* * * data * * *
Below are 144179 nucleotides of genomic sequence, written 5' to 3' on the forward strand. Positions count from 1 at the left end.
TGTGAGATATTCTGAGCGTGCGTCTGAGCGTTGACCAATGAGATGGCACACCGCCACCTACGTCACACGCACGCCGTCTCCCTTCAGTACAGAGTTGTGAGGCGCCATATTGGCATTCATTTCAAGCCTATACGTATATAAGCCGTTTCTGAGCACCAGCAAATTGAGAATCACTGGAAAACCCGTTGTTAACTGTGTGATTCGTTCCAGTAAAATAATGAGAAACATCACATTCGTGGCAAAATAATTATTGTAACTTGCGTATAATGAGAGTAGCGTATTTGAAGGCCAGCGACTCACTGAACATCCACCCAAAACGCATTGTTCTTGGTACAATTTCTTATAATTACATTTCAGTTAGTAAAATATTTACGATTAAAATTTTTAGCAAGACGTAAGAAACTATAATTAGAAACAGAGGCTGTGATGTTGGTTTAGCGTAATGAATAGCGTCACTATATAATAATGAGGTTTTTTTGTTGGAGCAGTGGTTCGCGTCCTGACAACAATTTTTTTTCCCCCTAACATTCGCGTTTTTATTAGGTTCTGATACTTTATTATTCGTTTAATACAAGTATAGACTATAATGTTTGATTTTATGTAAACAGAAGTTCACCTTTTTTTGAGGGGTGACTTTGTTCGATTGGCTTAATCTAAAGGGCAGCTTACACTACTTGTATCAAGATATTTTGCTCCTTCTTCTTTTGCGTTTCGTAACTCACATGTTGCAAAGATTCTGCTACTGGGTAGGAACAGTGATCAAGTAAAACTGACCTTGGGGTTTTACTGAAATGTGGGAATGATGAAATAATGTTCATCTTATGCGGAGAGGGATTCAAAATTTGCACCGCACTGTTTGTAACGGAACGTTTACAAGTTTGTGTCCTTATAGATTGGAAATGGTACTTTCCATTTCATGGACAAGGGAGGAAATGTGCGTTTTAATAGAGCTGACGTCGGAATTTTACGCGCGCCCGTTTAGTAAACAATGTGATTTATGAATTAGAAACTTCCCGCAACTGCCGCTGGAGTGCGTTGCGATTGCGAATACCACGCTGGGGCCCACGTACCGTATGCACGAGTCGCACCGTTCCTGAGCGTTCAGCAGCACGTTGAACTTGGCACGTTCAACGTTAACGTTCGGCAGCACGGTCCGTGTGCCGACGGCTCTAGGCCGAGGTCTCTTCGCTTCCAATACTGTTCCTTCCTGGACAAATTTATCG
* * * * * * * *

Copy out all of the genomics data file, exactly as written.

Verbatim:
Below are 144179 nucleotides of genomic sequence, written 5' to 3' on the forward strand. Positions count from 1 at the left end.
TGTGAGATATTCTGAGCGTGCGTCTGAGCGTTGACCAATGAGATGGCACACCGCCACCTACGTCACACGCACGCCGTCTCCCTTCAGTACAGAGTTGTGAGGCGCCATATTGGCATTCATTTCAAGCCTATACGTATATAAGCCGTTTCTGAGCACCAGCAAATTGAGAATCACTGGAAAACCCGTTGTTAACTGTGTGATTCGTTCCAGTAAAATAATGAGAAACATCACATTCGTGGCAAAATAATTATTGTAACTTGCGTATAATGAGAGTAGCGTATTTGAAGGCCAGCGACTCACTGAACATCCACCCAAAACGCATTGTTCTTGGTACAATTTCTTATAATTACATTTCAGTTAGTAAAATATTTACGATTAAAATTTTTAGCAAGACGTAAGAAACTATAATTAGAAACAGAGGCTGTGATGTTGGTTTAGCGTAATGAATAGCGTCACTATATAATAATGAGGTTTTTTTGTTGGAGCAGTGGTTCGCGTCCTGACAACAATTTTTTTTCCCCCTAACATTCGCGTTTTTATTAGGTTCTGATACTTTATTATTCGTTTAATACAAGTATAGACTATAATGTTTGATTTTATGTAAACAGAAGTTCACCTTTTTTTGAGGGGTGACTTTGTTCGATTGGCTTAATCTAAAGGGCAGCTTACACTACTTGTATCAAGATATTTTGCTCCTTCTTCTTTTGCGTTTCGTAACTCACATGTTGCAAAGATTCTGCTACTGGGTAGGAACAGTGATCAAGTAAAACTGACCTTGGGGTTTTACTGAAATGTGGGAATGATGAAATAATGTTCATCTTATGCGGAGAGGGATTCAAAATTTGCACCGCACTGTTTGTAACGGAACGTTTACAAGTTTGTGTCCTTATAGATTGGAAATGGTACTTTCCATTTCATGGACAAGGGAGGAAATGTGCGTTTTAATAGAGCTGACGTCGGAATTTTACGCGCGCCCGTTTAGTAAACAATGTGATTTATGAATTAGAAACTTCCCGCAACTGCCGCTGGAGTGCGTTGCGATTGCGAATACCACGCTGGGGCCCACGTACCGTATGCACGAGTCGCACCGTTCCTGAGCGTTCAGCAGCACGTTGAACTTGGCACGTTCAACGTTAACGTTCGGCAGCACGGTCCGTGTGCCGACGGCTCTAGGCCGAGGTCTCTTCGCTTCCAATACTGTTCCTTCCTGGACAAATTTATCG